Eat Locally, Eat Globally

In which a widely anticipated boondoggle turns out to be a boon for Minneapolis's urban fabric


West Indies Soul

If I ever thought about the West Indies Soul name in connection with the St. Paul location of the restaurant and caterer, I would have assumed it referred to the soul of the West Indies, as the University Avenue restaurant excels in pan-Caribbean home cooking and comforts, like jerk chicken, red snapper stew, and such. Now I see that they were in fact craftily laying the groundwork for westward expansion: At their MGM location they mainly serve traditional African American soul food, with the Caribbean bits just the icing on the cake. I tried much of what the restaurant offers, in the classic form of a meat and two vegetables ($9.50), and found the catfish fillet to be as crisp and light as the sound of handclapping, the rib tips as sweet and rich as dessert, the jerk chicken as potent and meaty as it ever was, the sides of candied yams as deep as a sunset. I could go on.

Nick Vlcek

Other highlights included light, crisp fried-okra bits; a savory, long-cooked succotash of corn, okra, and lima beans, united with a bit of stewed tomatoes; and homemade beverages such as ginger beer, sorrel drink, and peanut punch ($5). The restaurant also offers an after-church Sunday soul food spread for $11 a person, with mac and cheese, peach cobbler, greens, the works; as far as I know it's the only big soul-food spread available in the Twin Cities. Unless you get your sorry self to church, that is, and get adopted by a forgiving family. And then still there's no guaranteeing the yams will be this good. 612.870.2920

La Sirena Gorda

I could write a whole review of La Sirena Gorda. If you like Mexican seafood, be absolutely sure to try this place. In short, though, please know that the cheerful, blue-tile-bedecked stand is owned by one of the founders of downtown Minneapolis fine-dining and dance hotspot Babalu, and at La Sirena Gorda they cook fine-dining, restaurant-quality food. I particularly recommend the shrimp cocktail ($6.95 small, $9.95 large, served in takeout containers), which is the best rendition of the Mexican style of this dish that I've had in the Twin Cities: firm, bright shrimp swim in a sweet, intense tomato sauce enlivened with fresh chopped cilantro, onions, and such. Each bite tastes as if you're having it under a sun umbrella on the beach. (If you picked up a six-pack of Corona or Tecate across the street at Chicago Lake Liquors, you could have a spontaneous backyard barbecue to knock your sweetie's socks off.)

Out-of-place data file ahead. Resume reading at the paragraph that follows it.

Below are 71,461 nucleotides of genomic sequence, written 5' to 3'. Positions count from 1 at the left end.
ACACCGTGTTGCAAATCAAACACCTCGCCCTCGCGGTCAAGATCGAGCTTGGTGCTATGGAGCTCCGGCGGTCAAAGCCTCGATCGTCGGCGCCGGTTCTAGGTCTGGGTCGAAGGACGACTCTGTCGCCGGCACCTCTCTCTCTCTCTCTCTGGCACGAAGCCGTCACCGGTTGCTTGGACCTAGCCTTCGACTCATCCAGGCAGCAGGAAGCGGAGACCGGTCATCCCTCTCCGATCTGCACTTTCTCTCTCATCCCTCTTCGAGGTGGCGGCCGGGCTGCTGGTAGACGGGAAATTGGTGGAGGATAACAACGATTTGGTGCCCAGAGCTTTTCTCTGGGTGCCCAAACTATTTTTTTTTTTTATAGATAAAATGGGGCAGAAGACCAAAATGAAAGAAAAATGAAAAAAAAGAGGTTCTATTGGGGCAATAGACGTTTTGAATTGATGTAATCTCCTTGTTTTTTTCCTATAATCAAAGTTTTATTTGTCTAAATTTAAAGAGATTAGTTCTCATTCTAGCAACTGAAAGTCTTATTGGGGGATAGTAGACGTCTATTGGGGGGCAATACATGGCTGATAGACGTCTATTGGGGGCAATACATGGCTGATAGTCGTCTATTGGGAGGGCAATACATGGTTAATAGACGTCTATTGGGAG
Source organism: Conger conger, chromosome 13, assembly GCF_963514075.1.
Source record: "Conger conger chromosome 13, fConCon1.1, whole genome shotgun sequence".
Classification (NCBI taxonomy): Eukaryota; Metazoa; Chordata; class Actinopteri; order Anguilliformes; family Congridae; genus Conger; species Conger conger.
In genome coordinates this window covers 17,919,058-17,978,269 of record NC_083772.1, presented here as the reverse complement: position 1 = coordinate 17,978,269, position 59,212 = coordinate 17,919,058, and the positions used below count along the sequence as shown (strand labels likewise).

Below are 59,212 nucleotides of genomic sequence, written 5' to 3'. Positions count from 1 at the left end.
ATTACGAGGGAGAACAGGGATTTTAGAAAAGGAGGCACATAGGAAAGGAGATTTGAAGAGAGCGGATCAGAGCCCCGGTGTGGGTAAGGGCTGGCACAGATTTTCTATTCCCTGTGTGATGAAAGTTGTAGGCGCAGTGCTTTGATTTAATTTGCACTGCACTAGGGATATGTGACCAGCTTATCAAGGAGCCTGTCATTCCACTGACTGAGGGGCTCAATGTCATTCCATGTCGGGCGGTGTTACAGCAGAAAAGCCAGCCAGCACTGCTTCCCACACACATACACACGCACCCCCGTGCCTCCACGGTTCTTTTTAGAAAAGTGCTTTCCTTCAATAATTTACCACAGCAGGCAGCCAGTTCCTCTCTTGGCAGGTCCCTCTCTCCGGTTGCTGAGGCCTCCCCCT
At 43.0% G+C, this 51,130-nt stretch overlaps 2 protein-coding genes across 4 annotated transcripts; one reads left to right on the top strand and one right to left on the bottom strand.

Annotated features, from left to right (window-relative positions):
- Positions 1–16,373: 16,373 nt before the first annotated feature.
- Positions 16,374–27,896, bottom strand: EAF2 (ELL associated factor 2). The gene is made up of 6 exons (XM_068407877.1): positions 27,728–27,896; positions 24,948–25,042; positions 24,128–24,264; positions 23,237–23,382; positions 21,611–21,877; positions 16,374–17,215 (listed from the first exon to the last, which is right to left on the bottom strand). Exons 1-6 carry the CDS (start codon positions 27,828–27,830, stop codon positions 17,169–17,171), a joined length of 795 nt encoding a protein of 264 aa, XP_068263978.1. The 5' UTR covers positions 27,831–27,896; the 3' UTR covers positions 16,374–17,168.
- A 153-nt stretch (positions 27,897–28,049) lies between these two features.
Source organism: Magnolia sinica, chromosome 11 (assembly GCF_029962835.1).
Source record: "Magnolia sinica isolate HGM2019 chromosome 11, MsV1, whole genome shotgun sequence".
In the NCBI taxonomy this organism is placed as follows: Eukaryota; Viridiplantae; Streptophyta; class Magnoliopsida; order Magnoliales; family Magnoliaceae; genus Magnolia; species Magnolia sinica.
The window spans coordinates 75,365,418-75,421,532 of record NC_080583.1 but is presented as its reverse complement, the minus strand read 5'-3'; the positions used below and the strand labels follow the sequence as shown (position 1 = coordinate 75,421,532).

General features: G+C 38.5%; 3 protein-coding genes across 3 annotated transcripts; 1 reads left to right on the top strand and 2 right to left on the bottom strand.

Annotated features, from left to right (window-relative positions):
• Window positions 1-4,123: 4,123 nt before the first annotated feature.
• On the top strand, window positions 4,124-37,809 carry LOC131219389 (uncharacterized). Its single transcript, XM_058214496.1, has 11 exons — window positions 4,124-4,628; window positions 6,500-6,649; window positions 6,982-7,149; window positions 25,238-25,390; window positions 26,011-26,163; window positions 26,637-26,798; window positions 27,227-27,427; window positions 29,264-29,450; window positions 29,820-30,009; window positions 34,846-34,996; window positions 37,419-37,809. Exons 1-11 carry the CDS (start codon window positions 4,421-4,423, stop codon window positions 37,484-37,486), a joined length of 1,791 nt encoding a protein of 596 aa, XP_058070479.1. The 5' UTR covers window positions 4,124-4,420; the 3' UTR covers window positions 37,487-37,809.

Another joy are the "mariscocillas," corn tortillas folded around a crab cake-like filling of seafood chopped and blended with corn, the slightly lemony herb epazote, and chipotle-touched mayonnaise. Once the tortillas are stuffed, they are fried briefly, then served with bright green guacamole on top of a bed of fresh lettuce. The pescadillas can be ordered filled with a white fish, octopus, or shrimp. I particularly like the fish one, it's both tender and richly flavored, and, at $4.95, rivals any appetizer at any Mexican restaurant in town. So impressed was I that I pushed my luck and tried the shrimp ceviche ($8.95), which was too long marinated, and kind of sour and sad. Oh well.

On to octopus tacos ($4.95), then, which were a joy. You get tortillas mounded high with tender marinated octopus cooked up with sautéed onions and a tiny hint of savory spice—delicious. One night I ordered a special of a whole giant, fried tilapia, its crosshatched flesh adorned with smoked, dried chili peppers and served with tortillas, rice, beans, guacamole—the works. As I walked across the room 10 people stopped to ask me where I had got the thing; for $13.95 it was dinner for two, as well as a brief dance with celebrity. 612.870.0037;

United Noodles

If you don't know, United Noodles has long been the best pan-Asian market in the Twin Cities, the one with the most Japanese selections, the one with the hardest-to-find rarities, the most arcane regional soy sauces, the oddest flavored sodas, and so on. United Noodles has won countless "Best Asian Market" awards, and it's the one that the fiercest culinary purists make pilgrimages too. The mother ship is also, literally, down a hidden alley off a dead-end street in a quasi-industrial section of Seward, so if you don't make it there often, or ever, that's completely to be expected. While the MGM satellite doesn't carry as much as the main one, (no kidding, it's 1/20th the size), it does have much of the main stuff: the good soy sauces, the right noodles, the adorably packaged candies, and the dinner-party appropriate mochi, those Japanese ice cream bonbons wrapped in rice-flour dough. 612.721.6677;

Fiesta in America

Piñatas, chips, and crazy Mexican candy that all your friends want you to bring to the bar for their birthday, like the mad lollipop that looks just like an itty bitty dollhouse roast chicken. Seriously. A roast chicken. Candy. Lollipop. I'll let that sink in. While we consider how great it is to experience the wonder of other cultures and—roast chicken lollipop! I can't wait for Christmas; stockings are going to be stuffed memorably. 612.728.5429

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